This grant provides funding to explore and elucidate fundamental bonding mechanisms that occur between particles in kinetic consolidation processes, such as ultrasonic fabrication and cold spray deposition. The developed models will describe physical aspects of particle interaction affecting structure, properties and performance of consolidated materials. In addition, specific bonding criteria will be pursued in a range of materials systems to improve current techniques as well as critical design tools for usage of new materials. Computational simulations of particle impact during cold spray will identify distributions of stress and temperature. These data will be correlated with high-resolution metallographic observations on particles experimentally impacted under identical conditions. Further, parallel microscopic studies on specimens produced via ultrasonic consolidation will provide data to explore similarities between the two techniques as well as test modeling predictions with a more controllable particle stress state. Mechanical characterization will be explored on all specimens to develop interfacial structure-property relationships and explore deformation and failure criteria in these materials.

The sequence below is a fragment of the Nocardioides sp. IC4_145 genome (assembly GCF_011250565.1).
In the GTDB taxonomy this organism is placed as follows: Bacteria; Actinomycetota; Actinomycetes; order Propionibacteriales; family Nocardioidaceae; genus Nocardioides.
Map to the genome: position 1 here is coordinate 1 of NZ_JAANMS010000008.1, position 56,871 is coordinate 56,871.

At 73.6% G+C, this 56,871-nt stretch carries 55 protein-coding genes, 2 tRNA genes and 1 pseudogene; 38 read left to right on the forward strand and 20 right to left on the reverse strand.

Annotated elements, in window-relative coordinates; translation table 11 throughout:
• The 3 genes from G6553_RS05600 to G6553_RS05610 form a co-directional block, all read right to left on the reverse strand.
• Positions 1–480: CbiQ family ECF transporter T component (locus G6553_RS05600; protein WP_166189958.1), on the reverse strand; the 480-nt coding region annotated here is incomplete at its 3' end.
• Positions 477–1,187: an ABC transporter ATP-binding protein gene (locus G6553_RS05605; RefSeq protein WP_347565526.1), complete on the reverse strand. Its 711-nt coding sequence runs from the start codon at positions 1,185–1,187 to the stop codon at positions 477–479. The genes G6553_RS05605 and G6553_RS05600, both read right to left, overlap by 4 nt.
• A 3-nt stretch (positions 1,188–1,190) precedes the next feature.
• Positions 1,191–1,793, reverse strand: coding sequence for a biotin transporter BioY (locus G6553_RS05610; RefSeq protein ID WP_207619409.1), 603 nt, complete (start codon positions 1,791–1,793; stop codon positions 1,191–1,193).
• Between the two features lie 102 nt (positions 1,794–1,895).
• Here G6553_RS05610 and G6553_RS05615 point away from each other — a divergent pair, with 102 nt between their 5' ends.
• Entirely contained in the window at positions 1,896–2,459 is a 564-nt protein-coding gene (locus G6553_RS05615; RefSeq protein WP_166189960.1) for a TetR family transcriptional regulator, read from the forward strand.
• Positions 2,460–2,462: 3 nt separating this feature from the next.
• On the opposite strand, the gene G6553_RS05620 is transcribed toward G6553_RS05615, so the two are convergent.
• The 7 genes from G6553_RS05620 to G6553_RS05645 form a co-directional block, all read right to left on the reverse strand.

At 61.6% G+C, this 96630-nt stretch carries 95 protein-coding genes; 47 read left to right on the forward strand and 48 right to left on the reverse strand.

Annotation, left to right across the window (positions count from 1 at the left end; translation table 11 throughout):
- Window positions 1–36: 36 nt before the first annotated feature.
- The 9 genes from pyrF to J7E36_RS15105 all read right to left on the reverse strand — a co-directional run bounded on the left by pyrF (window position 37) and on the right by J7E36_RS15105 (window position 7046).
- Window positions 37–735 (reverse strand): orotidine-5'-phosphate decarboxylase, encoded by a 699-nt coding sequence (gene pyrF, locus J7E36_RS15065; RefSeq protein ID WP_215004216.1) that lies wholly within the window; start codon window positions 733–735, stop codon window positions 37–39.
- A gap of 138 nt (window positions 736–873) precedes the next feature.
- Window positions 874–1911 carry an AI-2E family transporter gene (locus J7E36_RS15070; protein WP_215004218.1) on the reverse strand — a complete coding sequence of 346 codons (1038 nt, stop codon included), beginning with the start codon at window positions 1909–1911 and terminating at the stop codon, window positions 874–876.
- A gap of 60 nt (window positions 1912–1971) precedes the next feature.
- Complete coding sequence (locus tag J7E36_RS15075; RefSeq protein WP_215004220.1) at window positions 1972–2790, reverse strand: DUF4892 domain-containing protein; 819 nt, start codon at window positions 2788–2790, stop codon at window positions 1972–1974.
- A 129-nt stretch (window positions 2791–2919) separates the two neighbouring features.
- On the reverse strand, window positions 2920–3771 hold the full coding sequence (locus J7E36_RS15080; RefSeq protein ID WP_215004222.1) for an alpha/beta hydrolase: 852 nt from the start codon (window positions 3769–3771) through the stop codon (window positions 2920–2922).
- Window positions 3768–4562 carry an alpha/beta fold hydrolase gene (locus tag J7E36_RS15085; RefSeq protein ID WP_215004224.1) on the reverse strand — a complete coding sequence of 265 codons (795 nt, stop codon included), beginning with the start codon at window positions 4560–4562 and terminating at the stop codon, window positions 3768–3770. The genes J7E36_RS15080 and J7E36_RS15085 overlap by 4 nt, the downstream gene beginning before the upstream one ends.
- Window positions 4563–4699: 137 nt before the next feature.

If successful, the results of this research will lead to improvements in the design of kinetic consolidation processes for currently-used materials such as aluminum, magnesium and copper alloys as well as establish process conditions to enable new materials systems to be produced. The primary goal of this work is to determine how contacting particles develop strong bonds when subjected to supersonic impact or ultrasonic vibratory conditions. Results may then guide industrial practice in input parameters, tool design, material selection, and pre-/post-processing techniques. In turn, this could improve fabrication efficiency and mechanical behavior, or accelerate insertion of these materials into new applications. The proposed work will also expand understanding of metallurgical thermodynamics and kinetics under high plastic strain rates.

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Northeastern University
United States
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